This past weekend was spent with a group of some of my favorite people, who also happen to be part bookworm. We had our first bookclub sleepover and it was so fun. Our August book was Where The Crawdads Sing by Delia Owens. Most everyone had the chance to read it and it was almost unanimously loved.
It was nice to know that we had more time to just sit and talk. The weather couldn’t have been better and we sat outside for most of Saturday. The food and drinks were delicious and my dear, sweet friend hosted us all at her beautiful lake house. We fittingly watched the movie Bookclub, some of us had seen it, others had not. All the way around that movie is the best, it makes me excited to be sixty. I just love Diane Keaton! Seriously, could the weekend have been any better?
After lots of coffee, blueberry muffins, sausage balls and more conversation, we all began to pack up our bags Sunday morning to head back to our various homes.
A few of us rode together and on the way back we were talking some more. I mentioned how, as much as I like to travel (referring to my recent vacation), I have found myself hating how much work it is to plan and actually go on a trip. Then, on top of all of the work that precedes a trip, there’s so much to do afterwards, not to mention the sad feeling that it’s over. And, insult to injury: we paid a bunch of money to do all of this! I find myself thinking more and more about the whole process and just how much I just don’t like it. Saying all this led my friend to say while we were driving home, “That’s the great thing about books, you don’t have to leave your home to go somewhere. And people who don’t read just don’t understand how true this really is.” These may have not been Jennifer’s exact words, because I wasn’t recording our conversation-but it was the gist. If you read this Jennifer, please correct me in the comments if you disagree 🙂
When I look at all of the books on my shelves, each one represents somewhere to go. I’ve spoke it this before and readers know this to be true, so I know I don’t have to convince you. There are more trips waiting to be taken sitting on bookshelves than I could ever manage out globetrotting this world. Something reading and taking physical trips do have in common is time. Just like going somewhere on a plane or in car takes hours, so does reading. Us readers value our precious reading time and look forward to it in many of the same ways someone preparing for a trip does.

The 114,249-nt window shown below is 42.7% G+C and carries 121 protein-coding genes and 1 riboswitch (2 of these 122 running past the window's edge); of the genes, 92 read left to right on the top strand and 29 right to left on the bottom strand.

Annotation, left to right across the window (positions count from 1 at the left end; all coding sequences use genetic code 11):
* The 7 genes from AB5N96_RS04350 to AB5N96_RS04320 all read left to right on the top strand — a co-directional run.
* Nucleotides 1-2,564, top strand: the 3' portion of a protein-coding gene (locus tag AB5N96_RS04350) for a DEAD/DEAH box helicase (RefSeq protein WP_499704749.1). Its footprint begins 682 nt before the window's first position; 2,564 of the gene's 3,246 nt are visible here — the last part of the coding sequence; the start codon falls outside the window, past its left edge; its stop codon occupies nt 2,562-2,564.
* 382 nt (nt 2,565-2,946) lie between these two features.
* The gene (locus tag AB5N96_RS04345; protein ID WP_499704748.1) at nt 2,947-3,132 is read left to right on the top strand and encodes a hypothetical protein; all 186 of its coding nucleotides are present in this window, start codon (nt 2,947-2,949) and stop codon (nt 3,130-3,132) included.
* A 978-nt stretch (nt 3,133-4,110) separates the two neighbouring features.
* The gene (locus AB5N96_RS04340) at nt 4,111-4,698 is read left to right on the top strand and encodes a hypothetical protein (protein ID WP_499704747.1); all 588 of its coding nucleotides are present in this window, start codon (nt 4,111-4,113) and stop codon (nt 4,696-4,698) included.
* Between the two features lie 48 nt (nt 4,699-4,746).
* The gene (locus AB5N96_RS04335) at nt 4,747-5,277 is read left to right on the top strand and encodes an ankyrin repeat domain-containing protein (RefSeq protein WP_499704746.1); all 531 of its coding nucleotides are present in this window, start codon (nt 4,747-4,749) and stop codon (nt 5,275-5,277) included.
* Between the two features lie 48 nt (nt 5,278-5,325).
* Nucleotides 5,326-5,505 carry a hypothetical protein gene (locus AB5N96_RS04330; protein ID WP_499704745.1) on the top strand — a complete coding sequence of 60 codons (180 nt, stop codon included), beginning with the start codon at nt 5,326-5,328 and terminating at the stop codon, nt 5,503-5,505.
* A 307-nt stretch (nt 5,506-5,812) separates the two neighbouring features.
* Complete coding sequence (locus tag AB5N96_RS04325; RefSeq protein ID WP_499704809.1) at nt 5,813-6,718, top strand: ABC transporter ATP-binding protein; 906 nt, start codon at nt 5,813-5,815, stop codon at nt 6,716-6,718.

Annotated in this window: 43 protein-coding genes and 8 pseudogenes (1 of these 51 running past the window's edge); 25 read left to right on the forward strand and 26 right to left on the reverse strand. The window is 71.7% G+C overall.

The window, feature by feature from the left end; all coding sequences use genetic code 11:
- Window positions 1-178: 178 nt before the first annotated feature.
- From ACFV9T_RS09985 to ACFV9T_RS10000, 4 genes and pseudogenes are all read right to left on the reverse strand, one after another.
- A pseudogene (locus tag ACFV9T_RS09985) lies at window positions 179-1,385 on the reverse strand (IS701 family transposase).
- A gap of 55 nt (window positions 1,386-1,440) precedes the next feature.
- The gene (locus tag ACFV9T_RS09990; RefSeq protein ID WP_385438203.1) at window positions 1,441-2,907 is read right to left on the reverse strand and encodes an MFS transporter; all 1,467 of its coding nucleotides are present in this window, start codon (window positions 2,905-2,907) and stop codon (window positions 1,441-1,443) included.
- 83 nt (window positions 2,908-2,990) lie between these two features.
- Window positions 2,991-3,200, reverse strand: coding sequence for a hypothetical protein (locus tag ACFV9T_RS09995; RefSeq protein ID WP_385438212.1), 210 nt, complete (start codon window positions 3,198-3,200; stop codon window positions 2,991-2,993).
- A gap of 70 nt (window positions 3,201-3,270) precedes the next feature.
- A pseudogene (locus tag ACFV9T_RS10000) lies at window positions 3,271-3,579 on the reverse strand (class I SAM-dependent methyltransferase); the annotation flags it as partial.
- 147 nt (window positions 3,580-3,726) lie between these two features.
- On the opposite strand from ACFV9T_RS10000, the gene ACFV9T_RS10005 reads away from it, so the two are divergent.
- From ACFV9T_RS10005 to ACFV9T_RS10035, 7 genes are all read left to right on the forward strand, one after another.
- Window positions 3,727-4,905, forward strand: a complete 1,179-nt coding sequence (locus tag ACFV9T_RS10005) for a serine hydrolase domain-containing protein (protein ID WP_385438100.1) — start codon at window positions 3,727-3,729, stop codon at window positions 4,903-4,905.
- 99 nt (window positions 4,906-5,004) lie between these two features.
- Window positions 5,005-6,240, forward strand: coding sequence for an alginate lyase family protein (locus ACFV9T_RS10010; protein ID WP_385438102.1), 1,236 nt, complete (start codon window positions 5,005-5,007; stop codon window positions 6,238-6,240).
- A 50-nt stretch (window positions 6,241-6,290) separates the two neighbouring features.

I’ve always been somewhat of a homebody. This fact only becomes more concrete every year. Let me reiterate, I do like going places, but I like being at home just as much, if not more. Reading broadens the mind as you all know, and my mind is huge. I’m not talking smarts necessarily, but the size in reference to my imagination. If there’s a border to another place, I cross it without thought. If going back in time, or even to the future is on the agenda, I’m game-and most likely I have my pj’s or crappy stretched out yoga pants on. I don’t need a stamp on my passport (which I don’t have, but I do really plan to get) to sit in an outdoor cafe in Paris. I’ve been there my friends, at least in my mind, which is more vivid than any trip I have or ever will take. So take that to the bank, non-readers. You just don’t understand and maybe like the quote says, ” If you don’t like reading, you just haven’t found the right book.”
PS. If you need me, I’ll either be in the 1950s suburbia, Seventh Heaven by Alice Hoffman or out west in Texas with some cowboys, Lonesome Dove by Larry McMurtry.
“People say that life is the thing, but I prefer reading.”
– Logan Pearsall Smith